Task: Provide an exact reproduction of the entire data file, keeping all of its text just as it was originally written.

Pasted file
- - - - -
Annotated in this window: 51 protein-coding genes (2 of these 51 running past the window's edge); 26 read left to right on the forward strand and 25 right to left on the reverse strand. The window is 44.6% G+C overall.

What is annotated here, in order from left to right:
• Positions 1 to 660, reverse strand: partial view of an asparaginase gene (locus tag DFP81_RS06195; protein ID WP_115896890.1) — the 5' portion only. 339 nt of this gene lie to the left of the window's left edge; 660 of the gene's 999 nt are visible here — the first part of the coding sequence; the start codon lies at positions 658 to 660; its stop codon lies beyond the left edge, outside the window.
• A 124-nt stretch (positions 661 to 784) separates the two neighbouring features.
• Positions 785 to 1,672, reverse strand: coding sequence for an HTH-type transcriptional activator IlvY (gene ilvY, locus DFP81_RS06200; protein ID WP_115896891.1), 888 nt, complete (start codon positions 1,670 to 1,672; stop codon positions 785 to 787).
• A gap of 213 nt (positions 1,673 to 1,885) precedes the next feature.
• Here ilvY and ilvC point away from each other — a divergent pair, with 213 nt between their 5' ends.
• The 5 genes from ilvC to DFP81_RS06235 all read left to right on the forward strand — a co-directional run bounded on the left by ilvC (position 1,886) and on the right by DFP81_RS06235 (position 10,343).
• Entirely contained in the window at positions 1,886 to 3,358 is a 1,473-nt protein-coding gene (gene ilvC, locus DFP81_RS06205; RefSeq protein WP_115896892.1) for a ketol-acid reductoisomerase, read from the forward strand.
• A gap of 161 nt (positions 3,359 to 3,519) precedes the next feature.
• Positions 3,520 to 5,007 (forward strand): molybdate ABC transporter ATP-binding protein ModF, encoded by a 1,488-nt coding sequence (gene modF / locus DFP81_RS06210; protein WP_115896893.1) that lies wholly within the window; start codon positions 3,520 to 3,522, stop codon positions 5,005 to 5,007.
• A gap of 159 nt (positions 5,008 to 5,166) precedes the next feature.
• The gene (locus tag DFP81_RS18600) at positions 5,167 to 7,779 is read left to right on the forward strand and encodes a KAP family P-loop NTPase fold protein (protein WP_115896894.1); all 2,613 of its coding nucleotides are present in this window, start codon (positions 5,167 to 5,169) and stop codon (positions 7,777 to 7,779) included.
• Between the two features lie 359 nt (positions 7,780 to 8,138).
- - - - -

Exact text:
Annotated in this window: 51 protein-coding genes (2 of these 51 running past the window's edge); 26 read left to right on the forward strand and 25 right to left on the reverse strand. The window is 44.6% G+C overall.

What is annotated here, in order from left to right:
• Positions 1 to 660, reverse strand: partial view of an asparaginase gene (locus tag DFP81_RS06195; protein ID WP_115896890.1) — the 5' portion only. 339 nt of this gene lie to the left of the window's left edge; 660 of the gene's 999 nt are visible here — the first part of the coding sequence; the start codon lies at positions 658 to 660; its stop codon lies beyond the left edge, outside the window.
• A 124-nt stretch (positions 661 to 784) separates the two neighbouring features.
• Positions 785 to 1,672, reverse strand: coding sequence for an HTH-type transcriptional activator IlvY (gene ilvY, locus DFP81_RS06200; protein ID WP_115896891.1), 888 nt, complete (start codon positions 1,670 to 1,672; stop codon positions 785 to 787).
• A gap of 213 nt (positions 1,673 to 1,885) precedes the next feature.
• Here ilvY and ilvC point away from each other — a divergent pair, with 213 nt between their 5' ends.
• The 5 genes from ilvC to DFP81_RS06235 all read left to right on the forward strand — a co-directional run bounded on the left by ilvC (position 1,886) and on the right by DFP81_RS06235 (position 10,343).
• Entirely contained in the window at positions 1,886 to 3,358 is a 1,473-nt protein-coding gene (gene ilvC, locus DFP81_RS06205; RefSeq protein WP_115896892.1) for a ketol-acid reductoisomerase, read from the forward strand.
• A gap of 161 nt (positions 3,359 to 3,519) precedes the next feature.
• Positions 3,520 to 5,007 (forward strand): molybdate ABC transporter ATP-binding protein ModF, encoded by a 1,488-nt coding sequence (gene modF / locus DFP81_RS06210; protein WP_115896893.1) that lies wholly within the window; start codon positions 3,520 to 3,522, stop codon positions 5,005 to 5,007.
• A gap of 159 nt (positions 5,008 to 5,166) precedes the next feature.
• The gene (locus tag DFP81_RS18600) at positions 5,167 to 7,779 is read left to right on the forward strand and encodes a KAP family P-loop NTPase fold protein (protein WP_115896894.1); all 2,613 of its coding nucleotides are present in this window, start codon (positions 5,167 to 5,169) and stop codon (positions 7,777 to 7,779) included.
• Between the two features lie 359 nt (positions 7,780 to 8,138).